Politics

TheDC’s top 2012 stories, part 3: The ‘Race Politics’ edition

Photo of David Martosko
David Martosko
Executive Editor

Obama’s accusation that the George W. Bush administration left New Orleans residents hanging after Hurrican Katrina — specifically because most of them were black — was a broadside worthy of Al Sharpton, and most readers were shocked.

Remarkably, network news anchors and MSNBC pundits complained after this story surfaced that it wasn’t really news. They had a tape of the speech in their video vaults since Obama delivered the speech, several said, missing the irony of having the story but sitting on it for four years.

Even more ironic was the fact that then-Senator Obama, who had access to all the federal government’s post-Katrina results, was spinning a tale that was demonstrably false:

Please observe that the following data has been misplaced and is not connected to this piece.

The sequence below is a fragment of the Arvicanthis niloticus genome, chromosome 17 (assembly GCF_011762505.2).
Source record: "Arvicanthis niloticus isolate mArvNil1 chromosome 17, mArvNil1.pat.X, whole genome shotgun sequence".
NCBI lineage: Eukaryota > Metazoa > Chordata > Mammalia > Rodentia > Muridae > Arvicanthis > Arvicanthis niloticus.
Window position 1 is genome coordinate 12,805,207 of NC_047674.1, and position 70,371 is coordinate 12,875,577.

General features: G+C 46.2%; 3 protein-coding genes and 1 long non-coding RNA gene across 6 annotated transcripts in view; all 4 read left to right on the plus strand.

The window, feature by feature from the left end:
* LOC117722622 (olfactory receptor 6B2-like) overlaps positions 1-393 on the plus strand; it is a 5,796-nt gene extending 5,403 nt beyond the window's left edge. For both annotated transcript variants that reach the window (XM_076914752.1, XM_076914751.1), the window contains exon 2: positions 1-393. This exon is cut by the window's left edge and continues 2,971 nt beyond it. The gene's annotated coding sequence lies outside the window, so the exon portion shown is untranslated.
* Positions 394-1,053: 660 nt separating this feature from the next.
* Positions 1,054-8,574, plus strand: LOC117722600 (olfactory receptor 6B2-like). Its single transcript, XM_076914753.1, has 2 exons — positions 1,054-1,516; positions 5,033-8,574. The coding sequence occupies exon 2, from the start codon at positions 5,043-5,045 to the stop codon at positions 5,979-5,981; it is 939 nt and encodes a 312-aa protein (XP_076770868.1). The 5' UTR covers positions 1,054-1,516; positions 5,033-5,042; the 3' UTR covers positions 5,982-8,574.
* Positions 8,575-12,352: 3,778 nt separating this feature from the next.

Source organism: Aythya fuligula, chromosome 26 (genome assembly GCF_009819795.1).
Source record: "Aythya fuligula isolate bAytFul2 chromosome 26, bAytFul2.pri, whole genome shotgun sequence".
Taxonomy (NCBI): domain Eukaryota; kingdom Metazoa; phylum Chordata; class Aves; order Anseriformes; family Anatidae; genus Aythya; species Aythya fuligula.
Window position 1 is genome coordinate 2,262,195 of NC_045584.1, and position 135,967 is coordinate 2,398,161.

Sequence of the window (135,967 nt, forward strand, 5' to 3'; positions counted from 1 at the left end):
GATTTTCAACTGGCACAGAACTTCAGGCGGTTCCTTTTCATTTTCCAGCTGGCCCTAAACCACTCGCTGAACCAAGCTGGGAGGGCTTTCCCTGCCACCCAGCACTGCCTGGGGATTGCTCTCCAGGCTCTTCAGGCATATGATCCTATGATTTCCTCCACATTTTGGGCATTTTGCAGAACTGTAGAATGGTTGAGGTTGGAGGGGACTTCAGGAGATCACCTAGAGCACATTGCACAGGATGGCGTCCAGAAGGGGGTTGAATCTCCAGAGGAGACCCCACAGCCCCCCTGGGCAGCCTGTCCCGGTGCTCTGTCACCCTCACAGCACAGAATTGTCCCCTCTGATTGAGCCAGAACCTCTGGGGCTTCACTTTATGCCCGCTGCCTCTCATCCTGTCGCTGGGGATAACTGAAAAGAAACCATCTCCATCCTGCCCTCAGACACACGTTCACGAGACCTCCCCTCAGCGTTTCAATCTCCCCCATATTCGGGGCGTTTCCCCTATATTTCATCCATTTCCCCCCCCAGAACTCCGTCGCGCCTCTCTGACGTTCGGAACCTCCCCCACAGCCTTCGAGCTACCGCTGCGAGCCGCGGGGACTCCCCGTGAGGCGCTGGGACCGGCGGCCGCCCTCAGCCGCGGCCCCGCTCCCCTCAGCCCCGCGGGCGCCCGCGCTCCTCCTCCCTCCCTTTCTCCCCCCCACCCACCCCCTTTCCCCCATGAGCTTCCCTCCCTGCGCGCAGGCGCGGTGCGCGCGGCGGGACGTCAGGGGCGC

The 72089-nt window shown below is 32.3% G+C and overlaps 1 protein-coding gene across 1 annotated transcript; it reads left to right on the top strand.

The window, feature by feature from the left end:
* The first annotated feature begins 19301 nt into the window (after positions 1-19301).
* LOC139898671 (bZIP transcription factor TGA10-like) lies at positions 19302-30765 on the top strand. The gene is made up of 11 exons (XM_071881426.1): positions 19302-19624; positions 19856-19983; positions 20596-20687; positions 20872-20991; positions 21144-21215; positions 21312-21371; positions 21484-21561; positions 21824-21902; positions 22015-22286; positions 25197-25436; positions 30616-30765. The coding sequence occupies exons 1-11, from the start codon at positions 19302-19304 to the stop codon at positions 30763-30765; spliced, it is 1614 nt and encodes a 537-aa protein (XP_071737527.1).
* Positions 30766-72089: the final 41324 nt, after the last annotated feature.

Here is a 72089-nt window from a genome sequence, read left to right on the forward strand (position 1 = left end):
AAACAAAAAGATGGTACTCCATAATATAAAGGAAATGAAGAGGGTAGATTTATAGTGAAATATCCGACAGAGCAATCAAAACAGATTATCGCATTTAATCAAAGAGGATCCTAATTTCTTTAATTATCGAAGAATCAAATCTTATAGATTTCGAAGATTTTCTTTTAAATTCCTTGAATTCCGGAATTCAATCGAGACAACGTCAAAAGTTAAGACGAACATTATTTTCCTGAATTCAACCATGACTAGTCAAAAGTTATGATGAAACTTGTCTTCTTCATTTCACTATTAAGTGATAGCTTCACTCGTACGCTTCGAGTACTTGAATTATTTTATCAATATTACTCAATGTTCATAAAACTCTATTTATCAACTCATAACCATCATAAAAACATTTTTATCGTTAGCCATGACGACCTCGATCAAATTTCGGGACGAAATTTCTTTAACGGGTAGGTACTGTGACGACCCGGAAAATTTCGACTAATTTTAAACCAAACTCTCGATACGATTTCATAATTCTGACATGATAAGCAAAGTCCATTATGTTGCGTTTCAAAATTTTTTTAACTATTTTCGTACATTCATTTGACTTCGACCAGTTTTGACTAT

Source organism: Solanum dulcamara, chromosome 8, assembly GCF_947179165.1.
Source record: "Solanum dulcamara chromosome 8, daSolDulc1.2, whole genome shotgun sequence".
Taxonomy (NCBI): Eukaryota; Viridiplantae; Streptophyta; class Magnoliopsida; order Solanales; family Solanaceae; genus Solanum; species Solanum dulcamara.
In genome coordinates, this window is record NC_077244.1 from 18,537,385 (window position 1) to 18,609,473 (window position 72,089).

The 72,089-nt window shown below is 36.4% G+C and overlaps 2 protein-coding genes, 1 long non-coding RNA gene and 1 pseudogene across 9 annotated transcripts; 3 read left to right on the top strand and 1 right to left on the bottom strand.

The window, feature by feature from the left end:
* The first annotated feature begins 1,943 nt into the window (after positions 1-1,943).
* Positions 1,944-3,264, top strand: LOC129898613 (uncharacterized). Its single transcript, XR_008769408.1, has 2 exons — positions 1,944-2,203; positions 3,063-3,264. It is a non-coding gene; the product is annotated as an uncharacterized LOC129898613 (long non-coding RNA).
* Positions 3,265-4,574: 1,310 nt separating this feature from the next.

[T]he federal government did at times waive the Stafford Act during its reconstruction efforts. On May 25, 2007, just weeks before the speech, the Bush administration sent an additional $6.9 billion to Katrina-affected areas with no strings attached.

As a sitting United States Senator, Obama must have been aware of this. And yet he spent 36 minutes at the pulpit telling a mostly black audience that the U.S. government doesn’t like them because they’re black.

One wonders what the reaction would be like if a white politician blamed Obama’s Federal Emergency Management Agency for dragging its feet after Super storn Sandy because not enough affected New Yorkers shared his skin color.